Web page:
1. Ask the students if they think this igneous rock could be turned into sedimentary rock? How?
A: Erosion into sediments and compacted into sedimentary rocks.
2. Could it be turned directly into metamorphic rock? How? Could a metamorphic rock be turned directly into sedimentary rock?
A: Yes, through heat and pressure. Metamorphic rock can be turned directly into sedimentary rock through erosion into
sediments and then compaction into sedimentary rocks.
3. Add additional arrows across the middle of the rock cycle to illustrate that any type of rock can turn into any other type of
rock. For example, metamorphic rock can be eroded into sediment then compacted and cemented into sedimentary rock. (See
Students will create an elaborate rock cycle. Have students work in groups to research WHAT types of rocks transform into
other types of rocks (for example, the sedimentary rock limestone transforms into the metamorphic rock marble). Students
will share their findings with the class.
I will pass around a copy of the misconception question (One type of rock, such as igneous rock, can be transformed into
another type of rock, such as sedimentary rock). Students will have to circle True or False and provide scientific reasoning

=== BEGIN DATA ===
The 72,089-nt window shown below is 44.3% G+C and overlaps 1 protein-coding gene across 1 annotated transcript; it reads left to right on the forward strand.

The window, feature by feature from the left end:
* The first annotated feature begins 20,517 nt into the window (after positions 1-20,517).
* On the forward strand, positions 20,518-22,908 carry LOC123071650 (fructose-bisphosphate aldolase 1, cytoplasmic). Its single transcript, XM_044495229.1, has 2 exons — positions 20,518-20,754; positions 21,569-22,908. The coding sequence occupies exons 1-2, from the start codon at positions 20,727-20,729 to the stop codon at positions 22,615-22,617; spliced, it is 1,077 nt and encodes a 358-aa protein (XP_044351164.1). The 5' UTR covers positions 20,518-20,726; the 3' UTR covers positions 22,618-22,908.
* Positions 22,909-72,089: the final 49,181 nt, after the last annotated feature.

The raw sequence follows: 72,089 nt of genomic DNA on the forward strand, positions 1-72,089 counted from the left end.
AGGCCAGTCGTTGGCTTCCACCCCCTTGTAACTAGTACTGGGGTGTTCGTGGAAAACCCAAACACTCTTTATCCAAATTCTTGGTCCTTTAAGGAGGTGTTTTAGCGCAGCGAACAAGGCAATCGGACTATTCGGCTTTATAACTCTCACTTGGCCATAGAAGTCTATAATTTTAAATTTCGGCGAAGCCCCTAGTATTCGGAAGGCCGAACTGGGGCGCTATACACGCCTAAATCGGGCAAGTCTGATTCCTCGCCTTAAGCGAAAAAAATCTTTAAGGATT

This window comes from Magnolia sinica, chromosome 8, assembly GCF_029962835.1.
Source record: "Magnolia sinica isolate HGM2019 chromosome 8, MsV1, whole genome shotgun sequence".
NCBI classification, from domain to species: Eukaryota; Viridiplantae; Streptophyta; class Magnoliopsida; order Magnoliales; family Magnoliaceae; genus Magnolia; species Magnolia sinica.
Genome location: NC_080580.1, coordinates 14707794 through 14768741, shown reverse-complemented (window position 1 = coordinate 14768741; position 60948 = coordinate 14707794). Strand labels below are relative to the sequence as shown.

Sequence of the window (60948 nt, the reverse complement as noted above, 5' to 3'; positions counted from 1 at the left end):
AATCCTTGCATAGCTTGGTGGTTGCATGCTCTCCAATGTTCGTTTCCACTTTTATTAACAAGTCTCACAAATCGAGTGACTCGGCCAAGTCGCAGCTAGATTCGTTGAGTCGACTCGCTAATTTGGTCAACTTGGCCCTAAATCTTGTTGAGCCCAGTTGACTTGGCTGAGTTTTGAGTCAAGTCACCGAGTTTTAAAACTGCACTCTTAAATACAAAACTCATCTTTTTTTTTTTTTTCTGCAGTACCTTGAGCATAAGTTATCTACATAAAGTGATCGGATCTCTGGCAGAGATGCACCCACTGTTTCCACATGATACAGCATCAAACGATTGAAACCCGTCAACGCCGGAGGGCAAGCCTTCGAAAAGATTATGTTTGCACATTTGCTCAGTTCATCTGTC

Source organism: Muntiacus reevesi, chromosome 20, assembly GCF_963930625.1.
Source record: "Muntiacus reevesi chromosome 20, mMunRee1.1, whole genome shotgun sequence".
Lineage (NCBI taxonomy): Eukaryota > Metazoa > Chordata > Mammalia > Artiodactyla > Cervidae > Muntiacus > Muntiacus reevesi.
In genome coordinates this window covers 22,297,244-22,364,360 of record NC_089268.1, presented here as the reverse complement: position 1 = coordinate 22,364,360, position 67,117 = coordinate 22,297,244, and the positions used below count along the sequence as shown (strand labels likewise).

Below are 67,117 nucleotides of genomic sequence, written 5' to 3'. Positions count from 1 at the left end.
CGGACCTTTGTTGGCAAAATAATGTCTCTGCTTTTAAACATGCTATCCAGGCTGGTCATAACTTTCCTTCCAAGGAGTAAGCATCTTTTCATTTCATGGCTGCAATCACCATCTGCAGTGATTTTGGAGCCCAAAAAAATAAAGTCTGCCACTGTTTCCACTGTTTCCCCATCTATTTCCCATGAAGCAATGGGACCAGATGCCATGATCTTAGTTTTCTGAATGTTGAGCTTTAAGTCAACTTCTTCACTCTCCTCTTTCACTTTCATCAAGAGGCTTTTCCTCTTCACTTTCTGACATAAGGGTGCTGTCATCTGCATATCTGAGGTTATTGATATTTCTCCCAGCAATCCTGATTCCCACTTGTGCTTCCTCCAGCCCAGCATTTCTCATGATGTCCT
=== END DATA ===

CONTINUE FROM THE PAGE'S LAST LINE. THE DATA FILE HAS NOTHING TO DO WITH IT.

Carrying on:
below their answer. They will be graded based on the rubric attached below.
4 points- Circled the correct answer (true) and used rock cycle or concepts related to the misconception statement in the
3 points-Circled the incorrect answer (false) but correctly answered the misconception statement in the explanation.
2 points-Circled the correct answer (true) with little or no explanation.
1 point-Circled the incorrect answer (false) with little or no explanation.
0 points-No attempt or response to the misconception statement.
Directions: The rock cycle illustrates the ways rocks change from one form to another. Rocks are constantly undergoing weathering, melting
and being altered to form new rocks. The diagram below is a great way to illustrate the connections between these processes. As you know there
are three types of rocks: igneous, metamorphic, and sedimentary. Write the correct word in the blank next to the rock type. Also, place the
terms sediments and magma in the correct places. There are several different processes in the rock cycle which cause rocks to change form.
Write the terms melting, heat and pressure, compaction, cooling and erosion in the correct blanks. Fill in these terms as you proceed in a
clockwise direction on the diagram. Once you have done this you have created a finished map of the rock cycle.